In the case of a private abatable nuisance, such as the operation of an asphalt mixing plant, the plaintiff is entitled to recover for any direct damage to the plaintiff's person or to the plaintiff's property resulting from the nuisance, accruing within the statute of limitations and up to the filing of the petition. Shepherd Constr. Co. v. Vaughn, 88 Ga. App. 285, 76 S.E.2d 647 (1953).
Owner of a dwelling house which the owner occupies as a home is entitled to just compensation for the annoyance and discomfort occasioned by the maintenance, by another, of a nuisance on adjacent premises. Shepherd Constr. Co. v. Vaughn, 88 Ga. App. 285, 76 S.E.2d 647 (1953).
For damages for permanent injury to property for an unabatable nuisance, there can be but one recovery. "A nuisance, permanent and continuing in its character, the destruction or damage being at once complete upon completion of the act by which the nuisance is created, gives but one right of action, which accrues immediately upon the creation of the nuisance . . . Where the original nuisance to land is of a permanent character so that the damages inflicted thereby are permanent, a recovery not only may, but must, be had for the entire damages in one action; and such damages accrue from the time the nuisance is created, and from that time the statute of limitations begins to run." Price v. Georgia Indus. Realty Co., 132 Ga. App. 107, 207 S.E.2d 556 (1974).Apportionment of damages.
- Court of equity, acquiring jurisdiction for the purpose of abating a nuisance, will also, upon proper averments, extend such jurisdiction to the ascertainment and determination of the damages suffered by reason of the nuisance, and in such event a court of equity may severally apportion damages among the defendants for the defendants' proportionate contribution to the injury. Vaughn v. Burnette, 211 Ga. 206, 84 S.E.2d 568 (1954).
- Since the evidence showed that at least 75 flights were made over the plaintiff's school building daily at altitudes of from 50 to 75 feet, just over the top of the plaintiff's trees, that the danger necessarily created thereby to the life and safety of those occupying the plaintiff's premises, the noise and vibration caused thereby, and the distracting effect on the plaintiff's students made further operation of the plaintiff's school impracticable, and that by such flights the right to enjoy freely the use of the plaintiff's property has been substantially lessened, a continuing nuisance was established which equity would enjoin. Scott v. Dudley, 214 Ga. 565, 105 S.E.2d 752 (1958).Private nuisance between airport and pilot not created.
- LLC that declared Chapter 11 bankruptcy committed trespass in violation of O.C.G.A. § 51-9-10 when the LLC interfered with a pilot's right to use an airport the LLC owned after the LLC gave the pilot permission to do so, but the pilot's right was limited to use of the taxiways and runway and the pilot violated O.C.G.A. § 51-9-10 by entering the airport for other purposes after being told not to do so; although the court awarded the LLC $100 for the pilot's trespass and the pilot $600 for the LLC's trespass, neither party showed that the opposing party committed a private nuisance in violation of Georgia law, and the court refused to award punitive damages under O.C.G.A. § 51-12-5.1 or attorney's fees under O.C.G.A. § 13-6-11 to either party. Flyboy Aviation Props., LLC v. Franck (In re Flyboy Aviation Props., LLC), 525 Bankr. 510 (Bankr. N.D. Ga. 2015).Air pollution.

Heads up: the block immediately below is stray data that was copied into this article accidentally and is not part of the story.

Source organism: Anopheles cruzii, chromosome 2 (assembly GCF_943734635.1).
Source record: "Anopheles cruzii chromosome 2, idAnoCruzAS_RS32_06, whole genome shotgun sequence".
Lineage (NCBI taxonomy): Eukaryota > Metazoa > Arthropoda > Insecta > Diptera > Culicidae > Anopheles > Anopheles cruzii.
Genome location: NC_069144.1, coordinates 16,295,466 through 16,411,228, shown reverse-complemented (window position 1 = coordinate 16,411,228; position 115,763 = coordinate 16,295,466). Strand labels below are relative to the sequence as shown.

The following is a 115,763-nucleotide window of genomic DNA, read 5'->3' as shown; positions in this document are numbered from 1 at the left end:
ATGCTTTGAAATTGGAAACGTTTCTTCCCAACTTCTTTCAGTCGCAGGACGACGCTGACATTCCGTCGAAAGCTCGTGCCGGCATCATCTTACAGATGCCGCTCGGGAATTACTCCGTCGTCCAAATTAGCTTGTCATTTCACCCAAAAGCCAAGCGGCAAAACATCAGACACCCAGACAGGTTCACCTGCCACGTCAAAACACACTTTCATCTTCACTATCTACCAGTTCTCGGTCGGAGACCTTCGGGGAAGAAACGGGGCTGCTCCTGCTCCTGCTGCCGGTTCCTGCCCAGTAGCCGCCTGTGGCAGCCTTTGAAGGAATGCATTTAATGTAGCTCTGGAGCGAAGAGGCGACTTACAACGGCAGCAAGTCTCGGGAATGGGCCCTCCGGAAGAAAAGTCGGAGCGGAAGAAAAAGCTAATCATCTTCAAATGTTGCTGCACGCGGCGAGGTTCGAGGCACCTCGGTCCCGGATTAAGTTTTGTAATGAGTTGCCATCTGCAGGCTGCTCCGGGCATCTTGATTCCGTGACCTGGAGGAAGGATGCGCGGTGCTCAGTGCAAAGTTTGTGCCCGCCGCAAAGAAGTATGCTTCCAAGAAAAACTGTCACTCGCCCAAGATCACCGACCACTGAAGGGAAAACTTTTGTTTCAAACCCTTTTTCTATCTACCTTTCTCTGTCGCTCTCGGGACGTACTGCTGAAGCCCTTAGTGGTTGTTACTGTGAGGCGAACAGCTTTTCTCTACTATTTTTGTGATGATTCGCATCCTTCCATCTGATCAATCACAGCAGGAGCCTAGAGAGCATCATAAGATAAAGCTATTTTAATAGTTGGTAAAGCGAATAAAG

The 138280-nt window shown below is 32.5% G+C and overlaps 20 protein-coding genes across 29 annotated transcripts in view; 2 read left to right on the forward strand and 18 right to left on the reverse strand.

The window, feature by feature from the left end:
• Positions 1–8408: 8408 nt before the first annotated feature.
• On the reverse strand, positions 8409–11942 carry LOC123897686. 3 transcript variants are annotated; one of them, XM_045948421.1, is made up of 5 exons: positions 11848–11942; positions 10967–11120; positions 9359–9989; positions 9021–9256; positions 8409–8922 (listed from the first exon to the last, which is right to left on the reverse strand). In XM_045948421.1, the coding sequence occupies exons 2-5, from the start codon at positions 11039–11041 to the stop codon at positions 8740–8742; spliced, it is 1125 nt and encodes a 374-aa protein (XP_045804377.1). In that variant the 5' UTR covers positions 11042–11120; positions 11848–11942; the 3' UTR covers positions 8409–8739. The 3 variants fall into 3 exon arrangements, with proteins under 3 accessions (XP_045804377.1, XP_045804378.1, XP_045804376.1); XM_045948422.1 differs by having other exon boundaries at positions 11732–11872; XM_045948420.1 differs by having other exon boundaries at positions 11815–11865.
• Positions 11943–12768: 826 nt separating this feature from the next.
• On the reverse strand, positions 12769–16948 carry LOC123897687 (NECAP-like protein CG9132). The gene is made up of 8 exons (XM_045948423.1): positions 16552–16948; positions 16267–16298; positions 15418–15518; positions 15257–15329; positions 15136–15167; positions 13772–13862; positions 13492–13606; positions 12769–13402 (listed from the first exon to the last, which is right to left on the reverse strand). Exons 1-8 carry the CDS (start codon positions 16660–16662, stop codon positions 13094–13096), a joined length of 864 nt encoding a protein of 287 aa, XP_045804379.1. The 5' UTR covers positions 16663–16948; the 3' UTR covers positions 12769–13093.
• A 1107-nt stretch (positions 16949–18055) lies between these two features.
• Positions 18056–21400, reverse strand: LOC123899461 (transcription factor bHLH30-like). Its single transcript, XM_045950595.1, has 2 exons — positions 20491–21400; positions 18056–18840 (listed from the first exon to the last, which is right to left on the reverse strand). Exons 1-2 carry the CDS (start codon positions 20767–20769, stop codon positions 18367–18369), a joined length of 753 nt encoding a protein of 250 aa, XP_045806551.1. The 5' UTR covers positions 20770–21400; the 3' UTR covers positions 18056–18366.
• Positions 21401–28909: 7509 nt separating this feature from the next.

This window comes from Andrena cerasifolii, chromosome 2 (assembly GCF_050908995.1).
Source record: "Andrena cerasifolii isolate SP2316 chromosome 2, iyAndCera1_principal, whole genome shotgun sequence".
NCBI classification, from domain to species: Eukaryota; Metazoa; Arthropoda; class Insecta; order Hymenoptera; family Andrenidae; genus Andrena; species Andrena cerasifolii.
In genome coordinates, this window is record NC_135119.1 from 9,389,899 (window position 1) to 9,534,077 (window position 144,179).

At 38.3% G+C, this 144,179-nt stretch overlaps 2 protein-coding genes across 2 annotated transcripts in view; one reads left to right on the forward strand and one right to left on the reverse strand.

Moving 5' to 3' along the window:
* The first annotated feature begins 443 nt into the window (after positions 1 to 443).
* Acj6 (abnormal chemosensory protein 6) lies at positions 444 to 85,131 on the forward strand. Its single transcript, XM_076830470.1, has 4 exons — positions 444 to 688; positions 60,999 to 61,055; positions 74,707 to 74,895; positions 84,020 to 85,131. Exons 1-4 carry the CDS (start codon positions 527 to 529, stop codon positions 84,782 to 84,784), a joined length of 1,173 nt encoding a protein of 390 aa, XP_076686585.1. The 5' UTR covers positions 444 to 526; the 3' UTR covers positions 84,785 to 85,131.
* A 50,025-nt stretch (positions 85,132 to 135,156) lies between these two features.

- Pollution of the air, actually necessary to the reasonable enjoyment of life and indispensable to the progress of society, is not actionable; but the right must not be exercised in an unreasonable manner so as to inflict injury upon another unnecessarily. Poultryland, Inc. v. Anderson, 200 Ga. 549, 37 S.E.2d 785 (1946).Asphalt mixing plant.
- While the operation of an asphalt mixing plant is not a nuisance per se, it may become a nuisance in fact or a nuisance per accidens by reason of the circumstances or the location and surroundings. Sam Finley, Inc. v. Russell, 75 Ga. App. 112, 42 S.E.2d 452 (1947).Asphalt-manufacturing and cement-mixing plant.
- Operation of an asphalt-manufacturing and cement-mixing plant is not a nuisance per se. Nor does it become a nuisance per accidens, if it is conducted in a manufacturing section of a city, merely because the plant is operated by coal or some fuel discharging obnoxious smoke and cinders, or releases dust, or is accompanied by loud rattling noises during the day and night, and is within 200 feet of a residence, when it is not shown that such operation is in a residence neighborhood, or that the manner of operation is unusual in a business of this character, or unnecessary and avoidable. Asphalt Prods. Co. v. Marable, 65 Ga. App. 877, 16 S.E.2d 771 (1941).Recreational use of baseball park.
- Playing of ordinary games of baseball, or the operation of a park for such games, in a lawful, decent, and orderly manner, and accompanied only by the usual cheers and noise of spectators, where these contests are harmlessly played and enjoyed, is not a nuisance per se. Such games or pursuits may, however, become a nuisance per accidens, when there is indecent, disorderly, or improper conduct of the players or spectators; or when, in a residential community, there is accompanying noise, which is excessive and unreasonable, or which recurs at unusual and unreasonable hours of the night, so as to prevent the sleep of ordinary, normal, reasonable persons of the neighborhood. Warren Co. v. Dickson, 185 Ga. 481, 195 S.E. 568 (1938).Billboards.
- Billboard erected by defendants on the defendants' own land, which is not otherwise a nuisance, does not become one merely because the billboard is erected maliciously or from spite or ill will, when the billboard serves a useful purpose. Campbell v. Hammock, 212 Ga. 90, 90 S.E.2d 415 (1955).Slaughterhouses and similar enterprises.